More than 11,000 new drivers had their licence revoked in 2019 after receiving too many points.
Under the New Drivers Act 1995, motorists will lose their licence if they receive six or more points in the first two years after passing their test. And in 2019, almost half of the drivers that lost their licence this way did so because they didn’t have insurance.
Of the 11,125 drivers that lost their licence, 81.5 per cent were male.
There were 5,503 insurance-related offences, accounting for 49 per cent of all licence revocations. This was followed by speed limit offences at 2,871 (25 per cent) and miscellaneous reasons at 1,155 (10 per cent).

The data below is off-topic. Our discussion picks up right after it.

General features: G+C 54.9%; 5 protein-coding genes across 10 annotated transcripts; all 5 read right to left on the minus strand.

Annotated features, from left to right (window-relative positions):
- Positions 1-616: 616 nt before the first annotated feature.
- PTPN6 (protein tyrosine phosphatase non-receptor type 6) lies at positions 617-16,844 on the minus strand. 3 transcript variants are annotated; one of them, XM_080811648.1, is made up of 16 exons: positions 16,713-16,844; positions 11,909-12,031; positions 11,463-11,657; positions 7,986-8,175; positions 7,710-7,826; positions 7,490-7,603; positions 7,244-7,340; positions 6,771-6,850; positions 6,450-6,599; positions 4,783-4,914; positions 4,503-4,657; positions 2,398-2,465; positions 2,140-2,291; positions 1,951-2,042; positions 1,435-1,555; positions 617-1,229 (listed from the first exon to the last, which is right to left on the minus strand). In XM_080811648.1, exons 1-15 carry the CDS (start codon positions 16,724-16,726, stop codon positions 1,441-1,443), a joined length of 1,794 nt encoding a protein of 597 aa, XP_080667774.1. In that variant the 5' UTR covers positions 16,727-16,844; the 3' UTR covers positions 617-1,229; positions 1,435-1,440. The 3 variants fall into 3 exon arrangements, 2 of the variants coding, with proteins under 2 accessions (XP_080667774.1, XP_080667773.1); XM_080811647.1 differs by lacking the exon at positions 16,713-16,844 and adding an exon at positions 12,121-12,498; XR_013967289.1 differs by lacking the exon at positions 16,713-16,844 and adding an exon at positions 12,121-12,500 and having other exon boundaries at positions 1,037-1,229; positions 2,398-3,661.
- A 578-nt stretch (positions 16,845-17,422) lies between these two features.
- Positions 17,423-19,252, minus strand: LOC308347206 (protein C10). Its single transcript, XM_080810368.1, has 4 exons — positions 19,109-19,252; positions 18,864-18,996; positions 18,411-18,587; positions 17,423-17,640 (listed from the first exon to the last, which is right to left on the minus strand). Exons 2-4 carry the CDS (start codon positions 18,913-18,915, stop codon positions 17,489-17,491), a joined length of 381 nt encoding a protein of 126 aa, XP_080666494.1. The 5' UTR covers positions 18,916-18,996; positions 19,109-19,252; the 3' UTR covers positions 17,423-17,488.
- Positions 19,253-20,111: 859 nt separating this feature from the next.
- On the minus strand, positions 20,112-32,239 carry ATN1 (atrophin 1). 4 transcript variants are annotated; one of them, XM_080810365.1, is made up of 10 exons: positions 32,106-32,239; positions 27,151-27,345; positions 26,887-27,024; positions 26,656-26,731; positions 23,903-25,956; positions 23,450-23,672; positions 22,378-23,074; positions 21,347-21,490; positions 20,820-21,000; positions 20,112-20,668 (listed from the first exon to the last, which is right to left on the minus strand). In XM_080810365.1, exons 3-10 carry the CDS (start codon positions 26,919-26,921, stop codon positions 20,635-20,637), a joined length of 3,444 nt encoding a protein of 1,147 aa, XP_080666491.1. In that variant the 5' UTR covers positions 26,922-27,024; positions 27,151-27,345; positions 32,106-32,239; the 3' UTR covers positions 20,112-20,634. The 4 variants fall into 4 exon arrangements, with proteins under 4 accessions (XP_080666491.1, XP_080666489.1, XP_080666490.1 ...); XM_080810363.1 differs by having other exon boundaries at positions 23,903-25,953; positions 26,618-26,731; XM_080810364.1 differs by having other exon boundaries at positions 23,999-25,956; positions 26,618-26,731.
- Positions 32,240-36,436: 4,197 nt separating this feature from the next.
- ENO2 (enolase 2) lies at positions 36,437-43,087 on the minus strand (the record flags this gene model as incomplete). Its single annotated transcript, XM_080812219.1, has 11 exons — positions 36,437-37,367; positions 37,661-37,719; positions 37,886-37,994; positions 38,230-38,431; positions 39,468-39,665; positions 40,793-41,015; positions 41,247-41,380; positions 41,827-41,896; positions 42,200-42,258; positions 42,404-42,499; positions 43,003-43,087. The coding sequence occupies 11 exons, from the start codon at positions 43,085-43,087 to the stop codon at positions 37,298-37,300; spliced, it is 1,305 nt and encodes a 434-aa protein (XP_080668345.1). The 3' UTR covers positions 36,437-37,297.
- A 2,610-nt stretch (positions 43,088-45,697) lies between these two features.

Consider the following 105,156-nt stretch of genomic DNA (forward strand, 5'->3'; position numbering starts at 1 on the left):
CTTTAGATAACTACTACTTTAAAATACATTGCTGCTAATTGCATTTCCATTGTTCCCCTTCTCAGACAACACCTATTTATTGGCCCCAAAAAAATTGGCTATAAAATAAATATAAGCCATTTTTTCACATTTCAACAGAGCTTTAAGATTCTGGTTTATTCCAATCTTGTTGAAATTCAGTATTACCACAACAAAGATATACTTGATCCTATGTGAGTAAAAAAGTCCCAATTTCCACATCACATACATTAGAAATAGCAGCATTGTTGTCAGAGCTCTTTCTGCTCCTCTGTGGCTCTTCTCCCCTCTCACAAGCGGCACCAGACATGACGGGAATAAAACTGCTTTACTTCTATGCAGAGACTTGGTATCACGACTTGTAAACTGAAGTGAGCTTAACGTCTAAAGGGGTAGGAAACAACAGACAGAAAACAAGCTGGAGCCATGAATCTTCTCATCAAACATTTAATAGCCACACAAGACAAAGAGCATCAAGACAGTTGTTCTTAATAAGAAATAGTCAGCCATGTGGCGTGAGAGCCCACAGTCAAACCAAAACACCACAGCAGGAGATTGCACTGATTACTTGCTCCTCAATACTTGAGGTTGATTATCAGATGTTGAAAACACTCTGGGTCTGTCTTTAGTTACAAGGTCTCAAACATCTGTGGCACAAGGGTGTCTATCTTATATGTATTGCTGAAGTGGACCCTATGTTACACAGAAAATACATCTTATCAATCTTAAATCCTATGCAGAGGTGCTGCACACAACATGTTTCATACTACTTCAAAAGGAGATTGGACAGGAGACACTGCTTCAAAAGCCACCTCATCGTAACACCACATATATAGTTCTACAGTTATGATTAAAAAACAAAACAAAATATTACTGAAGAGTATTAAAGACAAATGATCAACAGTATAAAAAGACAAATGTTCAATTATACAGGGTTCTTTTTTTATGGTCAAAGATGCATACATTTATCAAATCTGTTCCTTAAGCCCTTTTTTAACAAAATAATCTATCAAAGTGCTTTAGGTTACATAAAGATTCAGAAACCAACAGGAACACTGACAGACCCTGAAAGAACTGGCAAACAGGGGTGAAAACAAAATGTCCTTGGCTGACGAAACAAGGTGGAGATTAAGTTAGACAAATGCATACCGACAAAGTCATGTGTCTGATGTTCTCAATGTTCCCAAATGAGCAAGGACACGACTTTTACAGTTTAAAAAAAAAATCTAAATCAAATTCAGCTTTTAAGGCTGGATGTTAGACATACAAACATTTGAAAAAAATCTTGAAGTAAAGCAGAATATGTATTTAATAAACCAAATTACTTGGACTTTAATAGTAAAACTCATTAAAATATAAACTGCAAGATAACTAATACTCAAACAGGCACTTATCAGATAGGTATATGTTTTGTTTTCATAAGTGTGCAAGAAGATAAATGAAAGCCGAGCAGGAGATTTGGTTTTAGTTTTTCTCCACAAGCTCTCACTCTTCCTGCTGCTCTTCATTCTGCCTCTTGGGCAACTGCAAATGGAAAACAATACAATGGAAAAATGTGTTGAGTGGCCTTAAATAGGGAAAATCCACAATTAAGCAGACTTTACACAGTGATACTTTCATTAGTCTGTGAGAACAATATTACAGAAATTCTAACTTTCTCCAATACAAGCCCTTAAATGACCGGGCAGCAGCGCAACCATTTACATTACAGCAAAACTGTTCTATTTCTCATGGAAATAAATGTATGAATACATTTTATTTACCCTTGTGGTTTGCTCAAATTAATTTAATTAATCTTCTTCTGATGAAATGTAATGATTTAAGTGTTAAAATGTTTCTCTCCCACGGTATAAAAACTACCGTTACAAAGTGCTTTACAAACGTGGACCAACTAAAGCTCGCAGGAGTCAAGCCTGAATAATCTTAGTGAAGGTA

Vehicle defects and distraction and careless driving rounded out the top five, accounting for six and four per cent of offences respectively.
Sarah Rees, managing director of AA Driving School, which analysed the data following a freedom of information request, said: “The amount of people who are caught without car insurance is staggering. It’s a legal requirement not only for new drivers, but drivers of all experiences.
“Statistics showing licence losses under the New Drivers Act are often used as a means to call for stringent graduated drivers licencing to be brought in to the UK. But these figures show insurance is actually the single biggest barrier to new drivers staying legal and keeping hold of their licence.
“More must be done to educate people on the risks of driving when uninsured as well as improve education around other risky driving behaviours such as speeding and using handheld mobile phones.”